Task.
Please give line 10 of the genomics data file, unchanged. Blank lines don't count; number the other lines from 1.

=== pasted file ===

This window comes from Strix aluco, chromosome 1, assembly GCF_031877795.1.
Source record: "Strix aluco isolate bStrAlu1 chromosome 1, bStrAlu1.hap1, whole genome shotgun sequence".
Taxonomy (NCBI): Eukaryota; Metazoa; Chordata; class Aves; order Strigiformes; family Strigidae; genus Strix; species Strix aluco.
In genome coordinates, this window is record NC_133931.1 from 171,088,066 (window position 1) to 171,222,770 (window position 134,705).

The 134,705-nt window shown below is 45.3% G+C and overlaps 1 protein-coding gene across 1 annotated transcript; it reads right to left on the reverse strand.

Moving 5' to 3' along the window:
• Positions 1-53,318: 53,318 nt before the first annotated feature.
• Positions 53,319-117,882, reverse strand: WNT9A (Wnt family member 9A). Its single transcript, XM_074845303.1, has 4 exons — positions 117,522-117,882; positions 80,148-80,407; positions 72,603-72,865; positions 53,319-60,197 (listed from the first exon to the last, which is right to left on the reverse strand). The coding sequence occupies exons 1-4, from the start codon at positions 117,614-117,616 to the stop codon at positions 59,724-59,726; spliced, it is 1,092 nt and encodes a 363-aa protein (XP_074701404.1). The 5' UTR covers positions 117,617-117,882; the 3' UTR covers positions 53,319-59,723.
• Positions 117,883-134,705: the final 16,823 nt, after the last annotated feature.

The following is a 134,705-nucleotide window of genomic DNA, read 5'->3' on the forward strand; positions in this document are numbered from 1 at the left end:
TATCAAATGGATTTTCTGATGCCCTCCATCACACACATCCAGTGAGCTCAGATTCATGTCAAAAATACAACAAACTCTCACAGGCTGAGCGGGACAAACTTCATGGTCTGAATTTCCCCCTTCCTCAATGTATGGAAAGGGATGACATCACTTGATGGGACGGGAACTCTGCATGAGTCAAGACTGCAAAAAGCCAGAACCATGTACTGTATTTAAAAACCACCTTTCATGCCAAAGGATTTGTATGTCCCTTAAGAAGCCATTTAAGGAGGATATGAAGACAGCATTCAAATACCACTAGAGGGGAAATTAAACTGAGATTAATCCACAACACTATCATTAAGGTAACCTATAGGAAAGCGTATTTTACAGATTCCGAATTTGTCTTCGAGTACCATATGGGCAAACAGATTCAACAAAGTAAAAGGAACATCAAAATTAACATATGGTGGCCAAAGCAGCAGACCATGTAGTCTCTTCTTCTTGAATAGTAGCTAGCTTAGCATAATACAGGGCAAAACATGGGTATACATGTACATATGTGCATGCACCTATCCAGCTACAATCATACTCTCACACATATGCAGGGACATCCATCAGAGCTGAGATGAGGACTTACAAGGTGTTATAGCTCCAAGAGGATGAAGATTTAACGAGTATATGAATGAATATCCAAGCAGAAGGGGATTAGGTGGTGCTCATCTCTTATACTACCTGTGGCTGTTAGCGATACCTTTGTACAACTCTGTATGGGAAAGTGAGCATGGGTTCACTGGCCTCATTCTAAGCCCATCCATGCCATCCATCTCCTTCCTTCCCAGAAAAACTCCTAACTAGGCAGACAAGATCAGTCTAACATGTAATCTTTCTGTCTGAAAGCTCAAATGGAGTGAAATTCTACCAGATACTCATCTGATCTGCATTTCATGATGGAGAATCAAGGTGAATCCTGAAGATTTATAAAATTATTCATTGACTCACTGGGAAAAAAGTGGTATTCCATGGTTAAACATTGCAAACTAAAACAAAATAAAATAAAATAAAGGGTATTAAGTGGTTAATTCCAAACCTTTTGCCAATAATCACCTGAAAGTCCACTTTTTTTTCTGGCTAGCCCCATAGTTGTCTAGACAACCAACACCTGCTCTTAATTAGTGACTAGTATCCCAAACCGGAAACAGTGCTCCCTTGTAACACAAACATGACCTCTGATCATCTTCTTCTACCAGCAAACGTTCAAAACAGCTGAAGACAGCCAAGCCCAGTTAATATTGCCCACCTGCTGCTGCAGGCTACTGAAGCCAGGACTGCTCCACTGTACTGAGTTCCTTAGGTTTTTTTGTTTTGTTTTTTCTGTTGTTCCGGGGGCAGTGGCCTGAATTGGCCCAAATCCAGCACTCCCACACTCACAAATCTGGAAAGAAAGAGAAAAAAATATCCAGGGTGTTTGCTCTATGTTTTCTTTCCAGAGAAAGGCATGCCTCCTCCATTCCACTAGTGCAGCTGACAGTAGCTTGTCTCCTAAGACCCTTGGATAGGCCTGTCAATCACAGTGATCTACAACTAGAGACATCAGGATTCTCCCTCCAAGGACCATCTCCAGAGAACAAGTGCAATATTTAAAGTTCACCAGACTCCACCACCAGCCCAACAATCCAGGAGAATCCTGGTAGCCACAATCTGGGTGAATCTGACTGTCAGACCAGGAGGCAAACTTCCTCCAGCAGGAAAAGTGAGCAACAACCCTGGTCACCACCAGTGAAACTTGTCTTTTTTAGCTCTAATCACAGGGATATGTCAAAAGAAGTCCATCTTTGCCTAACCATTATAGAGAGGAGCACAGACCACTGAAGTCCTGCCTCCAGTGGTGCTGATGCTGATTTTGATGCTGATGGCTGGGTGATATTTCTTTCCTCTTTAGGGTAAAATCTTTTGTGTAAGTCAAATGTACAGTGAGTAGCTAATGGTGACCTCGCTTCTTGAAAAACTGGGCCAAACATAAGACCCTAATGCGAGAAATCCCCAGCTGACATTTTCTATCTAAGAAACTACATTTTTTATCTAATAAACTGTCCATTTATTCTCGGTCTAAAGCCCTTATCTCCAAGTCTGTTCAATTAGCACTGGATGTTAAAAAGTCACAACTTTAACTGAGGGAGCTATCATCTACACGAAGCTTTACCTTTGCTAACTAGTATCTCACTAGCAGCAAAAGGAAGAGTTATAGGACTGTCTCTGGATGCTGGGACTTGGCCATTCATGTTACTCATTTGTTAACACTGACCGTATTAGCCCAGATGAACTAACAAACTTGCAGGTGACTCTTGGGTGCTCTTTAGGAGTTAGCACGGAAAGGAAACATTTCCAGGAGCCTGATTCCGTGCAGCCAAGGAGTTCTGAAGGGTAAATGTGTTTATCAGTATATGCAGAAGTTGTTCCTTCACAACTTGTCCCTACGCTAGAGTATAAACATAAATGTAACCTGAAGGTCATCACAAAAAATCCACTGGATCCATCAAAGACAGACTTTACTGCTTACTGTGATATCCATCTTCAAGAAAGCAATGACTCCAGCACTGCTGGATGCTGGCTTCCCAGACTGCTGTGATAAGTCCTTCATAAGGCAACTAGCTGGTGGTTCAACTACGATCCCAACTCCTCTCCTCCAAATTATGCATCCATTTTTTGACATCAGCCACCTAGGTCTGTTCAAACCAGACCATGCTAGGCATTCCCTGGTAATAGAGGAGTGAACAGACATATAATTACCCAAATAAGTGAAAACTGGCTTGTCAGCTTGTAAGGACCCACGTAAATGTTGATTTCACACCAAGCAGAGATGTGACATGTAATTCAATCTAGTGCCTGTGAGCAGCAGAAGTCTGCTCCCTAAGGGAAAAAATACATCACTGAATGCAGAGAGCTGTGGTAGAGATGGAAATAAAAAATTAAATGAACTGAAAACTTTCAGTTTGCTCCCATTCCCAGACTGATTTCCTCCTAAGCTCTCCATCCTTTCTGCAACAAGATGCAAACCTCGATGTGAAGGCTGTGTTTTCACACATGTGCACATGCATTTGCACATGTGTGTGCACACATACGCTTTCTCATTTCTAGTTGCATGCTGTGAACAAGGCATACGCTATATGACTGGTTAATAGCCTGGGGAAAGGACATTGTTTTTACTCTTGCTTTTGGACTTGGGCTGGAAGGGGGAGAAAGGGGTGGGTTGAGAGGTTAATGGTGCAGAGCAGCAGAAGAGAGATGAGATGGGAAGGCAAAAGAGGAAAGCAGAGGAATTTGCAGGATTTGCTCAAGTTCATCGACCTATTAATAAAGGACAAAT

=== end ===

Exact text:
The following is a 134,705-nucleotide window of genomic DNA, read 5'->3' on the forward strand; positions in this document are numbered from 1 at the left end: